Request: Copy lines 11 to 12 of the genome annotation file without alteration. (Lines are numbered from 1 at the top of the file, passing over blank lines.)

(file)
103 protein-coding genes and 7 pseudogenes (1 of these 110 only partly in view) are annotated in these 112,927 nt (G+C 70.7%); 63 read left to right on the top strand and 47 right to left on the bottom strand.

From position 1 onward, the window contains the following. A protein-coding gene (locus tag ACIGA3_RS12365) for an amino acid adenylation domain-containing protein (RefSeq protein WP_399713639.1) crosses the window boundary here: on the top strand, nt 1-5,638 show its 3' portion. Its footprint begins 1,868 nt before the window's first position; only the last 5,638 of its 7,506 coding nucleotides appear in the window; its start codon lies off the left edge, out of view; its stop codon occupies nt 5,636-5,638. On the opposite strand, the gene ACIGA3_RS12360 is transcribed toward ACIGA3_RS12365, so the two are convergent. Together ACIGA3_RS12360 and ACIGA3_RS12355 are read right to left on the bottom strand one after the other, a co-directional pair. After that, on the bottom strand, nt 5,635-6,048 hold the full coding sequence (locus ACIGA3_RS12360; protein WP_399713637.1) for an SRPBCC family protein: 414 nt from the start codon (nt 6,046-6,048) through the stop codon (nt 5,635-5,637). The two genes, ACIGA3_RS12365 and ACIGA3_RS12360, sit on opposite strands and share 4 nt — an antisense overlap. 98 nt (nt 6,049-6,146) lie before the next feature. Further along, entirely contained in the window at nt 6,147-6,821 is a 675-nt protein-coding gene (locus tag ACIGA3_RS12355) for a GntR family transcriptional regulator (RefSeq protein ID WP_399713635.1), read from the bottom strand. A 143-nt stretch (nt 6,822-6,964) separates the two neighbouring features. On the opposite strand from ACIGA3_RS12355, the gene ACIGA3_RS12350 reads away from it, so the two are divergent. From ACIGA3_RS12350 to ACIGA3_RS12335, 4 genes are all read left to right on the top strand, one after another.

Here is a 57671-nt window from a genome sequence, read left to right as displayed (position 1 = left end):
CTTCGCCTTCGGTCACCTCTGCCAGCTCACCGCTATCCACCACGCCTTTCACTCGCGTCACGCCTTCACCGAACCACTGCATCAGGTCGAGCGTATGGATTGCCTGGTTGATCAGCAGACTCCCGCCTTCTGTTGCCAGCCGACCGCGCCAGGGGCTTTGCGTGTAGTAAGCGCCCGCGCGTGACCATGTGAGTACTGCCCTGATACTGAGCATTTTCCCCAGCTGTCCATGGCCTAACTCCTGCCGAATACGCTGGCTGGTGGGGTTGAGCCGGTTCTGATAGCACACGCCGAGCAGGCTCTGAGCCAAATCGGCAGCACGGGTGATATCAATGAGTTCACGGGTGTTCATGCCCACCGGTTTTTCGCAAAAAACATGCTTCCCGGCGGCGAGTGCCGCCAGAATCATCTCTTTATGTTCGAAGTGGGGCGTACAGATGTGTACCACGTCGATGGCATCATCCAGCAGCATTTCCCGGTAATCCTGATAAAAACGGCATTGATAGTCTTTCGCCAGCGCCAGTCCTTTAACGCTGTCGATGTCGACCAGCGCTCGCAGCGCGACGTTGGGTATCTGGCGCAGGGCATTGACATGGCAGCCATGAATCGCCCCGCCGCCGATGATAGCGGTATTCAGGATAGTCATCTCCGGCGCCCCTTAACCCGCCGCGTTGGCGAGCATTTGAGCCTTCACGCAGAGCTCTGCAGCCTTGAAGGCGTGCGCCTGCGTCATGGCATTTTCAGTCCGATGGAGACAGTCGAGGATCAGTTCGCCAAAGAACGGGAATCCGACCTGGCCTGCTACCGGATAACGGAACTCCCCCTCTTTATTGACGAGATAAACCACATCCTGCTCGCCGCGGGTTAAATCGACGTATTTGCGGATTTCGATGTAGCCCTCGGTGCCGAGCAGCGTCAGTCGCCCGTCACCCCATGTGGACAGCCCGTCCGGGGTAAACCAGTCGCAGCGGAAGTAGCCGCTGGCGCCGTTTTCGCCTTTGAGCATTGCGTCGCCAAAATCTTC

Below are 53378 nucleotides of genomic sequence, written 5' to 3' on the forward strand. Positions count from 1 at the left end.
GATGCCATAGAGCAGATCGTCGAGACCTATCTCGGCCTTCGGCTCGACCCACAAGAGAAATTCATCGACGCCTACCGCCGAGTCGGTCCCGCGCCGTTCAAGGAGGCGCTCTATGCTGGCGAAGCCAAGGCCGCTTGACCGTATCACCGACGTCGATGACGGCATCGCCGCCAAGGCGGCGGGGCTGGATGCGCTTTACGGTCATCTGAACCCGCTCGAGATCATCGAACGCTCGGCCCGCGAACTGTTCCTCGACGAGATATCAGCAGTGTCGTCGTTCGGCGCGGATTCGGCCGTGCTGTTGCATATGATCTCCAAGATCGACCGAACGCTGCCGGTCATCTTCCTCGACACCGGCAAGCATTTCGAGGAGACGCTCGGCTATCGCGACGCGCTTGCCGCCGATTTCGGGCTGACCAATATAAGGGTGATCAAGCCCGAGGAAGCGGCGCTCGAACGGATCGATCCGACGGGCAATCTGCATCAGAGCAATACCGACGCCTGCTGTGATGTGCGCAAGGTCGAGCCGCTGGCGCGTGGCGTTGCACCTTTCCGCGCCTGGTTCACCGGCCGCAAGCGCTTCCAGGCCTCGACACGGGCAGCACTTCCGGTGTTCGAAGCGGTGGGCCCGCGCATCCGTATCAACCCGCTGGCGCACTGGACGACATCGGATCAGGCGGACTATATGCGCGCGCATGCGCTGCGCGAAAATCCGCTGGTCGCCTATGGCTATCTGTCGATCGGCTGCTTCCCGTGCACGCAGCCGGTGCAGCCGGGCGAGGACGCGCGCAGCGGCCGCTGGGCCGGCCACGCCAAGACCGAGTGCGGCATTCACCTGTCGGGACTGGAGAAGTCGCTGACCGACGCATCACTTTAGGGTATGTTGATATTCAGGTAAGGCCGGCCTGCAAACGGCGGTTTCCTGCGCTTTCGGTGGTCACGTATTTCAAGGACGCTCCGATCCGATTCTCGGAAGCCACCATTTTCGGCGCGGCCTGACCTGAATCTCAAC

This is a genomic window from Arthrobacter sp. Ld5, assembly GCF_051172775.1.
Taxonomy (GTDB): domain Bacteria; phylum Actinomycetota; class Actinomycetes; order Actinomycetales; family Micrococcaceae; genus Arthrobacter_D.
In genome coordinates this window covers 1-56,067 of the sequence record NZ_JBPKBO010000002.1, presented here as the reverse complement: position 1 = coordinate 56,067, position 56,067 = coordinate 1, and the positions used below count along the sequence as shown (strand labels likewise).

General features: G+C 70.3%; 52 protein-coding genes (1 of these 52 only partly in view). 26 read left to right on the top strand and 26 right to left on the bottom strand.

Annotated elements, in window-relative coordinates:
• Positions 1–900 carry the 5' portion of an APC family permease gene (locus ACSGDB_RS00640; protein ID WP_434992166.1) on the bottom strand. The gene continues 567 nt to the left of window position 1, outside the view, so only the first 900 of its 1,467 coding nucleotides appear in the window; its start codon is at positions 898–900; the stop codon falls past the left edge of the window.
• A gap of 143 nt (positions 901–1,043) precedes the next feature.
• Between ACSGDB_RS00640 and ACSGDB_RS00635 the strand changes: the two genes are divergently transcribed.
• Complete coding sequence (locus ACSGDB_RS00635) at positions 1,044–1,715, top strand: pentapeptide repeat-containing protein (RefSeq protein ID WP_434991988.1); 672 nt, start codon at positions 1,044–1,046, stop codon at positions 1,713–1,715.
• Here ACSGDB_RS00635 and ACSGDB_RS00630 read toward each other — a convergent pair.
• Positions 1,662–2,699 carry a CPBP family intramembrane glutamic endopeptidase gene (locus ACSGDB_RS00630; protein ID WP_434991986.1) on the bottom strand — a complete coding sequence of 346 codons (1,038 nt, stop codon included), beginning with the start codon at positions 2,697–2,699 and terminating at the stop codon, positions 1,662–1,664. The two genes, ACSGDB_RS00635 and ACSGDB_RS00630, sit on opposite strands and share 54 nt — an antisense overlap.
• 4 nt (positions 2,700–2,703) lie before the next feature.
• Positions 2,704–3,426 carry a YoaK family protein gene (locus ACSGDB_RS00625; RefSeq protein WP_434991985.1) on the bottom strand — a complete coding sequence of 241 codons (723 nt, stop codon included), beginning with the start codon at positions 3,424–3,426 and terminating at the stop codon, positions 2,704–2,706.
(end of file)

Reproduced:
Annotated elements, in window-relative coordinates:
• Positions 1–900 carry the 5' portion of an APC family permease gene (locus ACSGDB_RS00640; protein ID WP_434992166.1) on the bottom strand. The gene continues 567 nt to the left of window position 1, outside the view, so only the first 900 of its 1,467 coding nucleotides appear in the window; its start codon is at positions 898–900; the stop codon falls past the left edge of the window.